ZIERLER: In what ways has statistics become more interdisciplinary throughout the years at Stanford? In other words, opportunities to collaborate with other departments or even schools.

EFRON: Statistics, by its nature, is interdisciplinary, though that's not exactly the right word. It's sort of super-disciplinary in that astronomers have stars, geologists have rocks, chemists have chemicals and stuff. There is no natural statistics. The raw material for statistics is what other scientists do, so it's naturally interdisciplinary. During all this time, more than half the members of the statistics department have had joint appointments with other departments. Math, computer science, electrical engineering, the medical school, things like that. It naturally mixes with other disciplines.

ZIERLER: I want to turn to your own areas of expertise. At the broadest level, if someone asks what kind of statistician you are, what's the most digestible answer, one that the man on the street can understand?

EFRON: Well, I can tell you what kind I'm not. I'm not the kind who does high math theory. I've been somewhat in the middle. If you made a social diagram, my own work, I've tried to make it as useful as possible, but that doesn't mean going around and working specifically with people in the medical school or astronomy. I mean in a general sense of doing stuff that people could use. I worked a lot on confidence intervals, families of models people might use, things like that. I'm not as applied. My colleagues, Rob Tibshirani, Trevor Hastie, and Jerry Freeman have worked much more with making statistics take advantage of the computer age. They've written books that have had great effect. I think Rob is the most-quoted mathematical scientist right now. He's got something like 300,000 citations. I rely on them to help me be more with-it when it comes to doing stuff that people would want in the computer age. But what they want in the computer age isn't necessarily just computing. I still get small datasets, and I still have to work on them. I have one right now with 480 people, patients in some medical thing, and they have nine kinds of symptoms. I'm looking at the relation between the symptoms and the people. That's not an enormous dataset. It's hard to weasel out the right idea. I try and work on stuff that's at least sort of useful. I'm publishing a book with Cambridge on exponential families, which are parametric families of distributions. Parametric meaning some kind of model. Before that, I did a book with Trevor Hastie called Computer Age Statistical Inference, which reviewed what had happened to the field since computers came in around 1950 or so. I'm sort of a general worker. I'm not as mathematical as the more mathematical guys in the department, and I'm not as applied as the more applied guys in the department. I'm somewhere in the middle.

ZIERLER: What about another binary on the spectrum in which you lie, the difference in statistics between an experimentalist and a theoretician? How does that work in your discipline?

EFRON: I like to say, physicists have a third category called phenomenologist. Phenomenologists are people who are supposed to take the theory and bring it over to the experimentalists. They're connecting links. I like to say I'm a phenomenologist. It makes me feel good to have a nice, long name like that.

ZIERLER: It's such a long and varied research career. What are some of the themes or research questions that have always remained close to what's important to you?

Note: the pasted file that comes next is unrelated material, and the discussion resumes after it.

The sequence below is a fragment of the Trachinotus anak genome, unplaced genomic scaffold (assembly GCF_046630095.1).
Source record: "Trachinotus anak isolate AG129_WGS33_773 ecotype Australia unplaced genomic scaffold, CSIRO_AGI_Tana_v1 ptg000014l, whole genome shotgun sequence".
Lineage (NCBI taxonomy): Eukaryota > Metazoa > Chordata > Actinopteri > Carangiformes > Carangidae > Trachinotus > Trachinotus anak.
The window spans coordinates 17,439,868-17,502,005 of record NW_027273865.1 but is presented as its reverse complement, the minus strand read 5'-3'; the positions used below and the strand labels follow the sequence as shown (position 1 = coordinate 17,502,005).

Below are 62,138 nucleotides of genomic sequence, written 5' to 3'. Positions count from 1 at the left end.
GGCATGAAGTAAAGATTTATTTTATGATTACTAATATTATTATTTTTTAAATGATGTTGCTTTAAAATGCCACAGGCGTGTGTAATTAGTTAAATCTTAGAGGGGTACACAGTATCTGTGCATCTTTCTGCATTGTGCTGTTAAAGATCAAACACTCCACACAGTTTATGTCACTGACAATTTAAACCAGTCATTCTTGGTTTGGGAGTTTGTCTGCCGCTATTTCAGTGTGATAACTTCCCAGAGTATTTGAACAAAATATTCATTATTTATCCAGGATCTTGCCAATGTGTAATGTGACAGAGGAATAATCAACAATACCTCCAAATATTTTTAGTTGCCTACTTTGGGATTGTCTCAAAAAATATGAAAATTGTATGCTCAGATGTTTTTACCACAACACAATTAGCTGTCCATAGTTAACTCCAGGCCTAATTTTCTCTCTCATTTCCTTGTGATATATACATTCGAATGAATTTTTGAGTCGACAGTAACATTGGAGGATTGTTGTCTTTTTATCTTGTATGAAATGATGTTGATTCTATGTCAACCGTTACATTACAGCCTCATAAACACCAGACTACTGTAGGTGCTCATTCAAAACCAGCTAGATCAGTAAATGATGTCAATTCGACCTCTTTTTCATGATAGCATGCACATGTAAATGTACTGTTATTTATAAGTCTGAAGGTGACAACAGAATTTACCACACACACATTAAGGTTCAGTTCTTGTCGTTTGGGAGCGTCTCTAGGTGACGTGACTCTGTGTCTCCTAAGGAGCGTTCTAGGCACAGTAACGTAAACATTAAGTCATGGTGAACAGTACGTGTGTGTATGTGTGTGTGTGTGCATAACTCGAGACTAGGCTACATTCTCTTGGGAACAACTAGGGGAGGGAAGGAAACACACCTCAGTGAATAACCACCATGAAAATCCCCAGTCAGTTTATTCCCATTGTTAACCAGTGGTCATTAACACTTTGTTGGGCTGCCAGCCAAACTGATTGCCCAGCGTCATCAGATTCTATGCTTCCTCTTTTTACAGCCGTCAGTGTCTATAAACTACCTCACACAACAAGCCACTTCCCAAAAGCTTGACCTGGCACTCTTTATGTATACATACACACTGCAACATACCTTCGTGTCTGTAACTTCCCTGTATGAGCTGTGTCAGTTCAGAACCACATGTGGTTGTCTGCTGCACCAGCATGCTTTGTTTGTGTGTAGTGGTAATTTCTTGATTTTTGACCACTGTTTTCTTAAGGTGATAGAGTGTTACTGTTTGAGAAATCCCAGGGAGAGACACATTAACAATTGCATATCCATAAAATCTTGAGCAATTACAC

EFRON: There are questions of accuracy. There are two main kinds of statistical questions, maybe three nowadays. I wrote a paper called Prediction, Estimation, and Attribution. It's obvious what prediction means. These days, it's big in the news. And I've worked with some of those things, but I have to go to my colleagues to talk intelligently about stuff like that. Estimation, you get some data, and you're interested in some number, but you don't see that number, and you have to estimate it somehow. That's when you get to things like how accurate an estimate is, how to get a confidence interval for an estimate. Attribution, you have a bunch of possible causes. In that example I gave, there were nine different things that were important, and you wonder which are actually important. I've been working more in the accuracy field. What's gotten me the most credit is the bootstrap, which is a method of assigning accuracy to an estimate. You go and get a whole bunch of data, and you have a parameter you're interested in, like the mean of some quantity. You can estimate it from the data, but how accurately are you estimating it? That's what I've worked on a lot. The exponential families I talked about are a meta-method for getting at that problem, and I've tried to get the theory of that to work what I'd call automatically. Some statistical methods are much easier to use than others. If you want to estimate something, one way is to try and find the best estimate, the one with the smallest variability, that's unbiased. Another way is to use maximum likelihood, try and choose the value that maximizes the likelihood of what you've seen. The first of those unbiased estimations is hard. You have to think of a new idea each time. Maximum likelihood is automatic. You can write one program that does it for everything. And I've been trying to make a theory of confidence intervals that is automatic, and it's become possible because of massive computing. It's unbelievable how fast the computers are now. Literally ten-million times faster than when I started, maybe more than that. And they're more than just fast, they're so convenient. The engineers have done such a wonderful job. This little thing I'm talking to you on is so amazing. When I was a kid, there were all these predictions about what the world of the future would look like, autogyros in the sky and stuff. Nobody ever predicted this stuff. It's just incredible.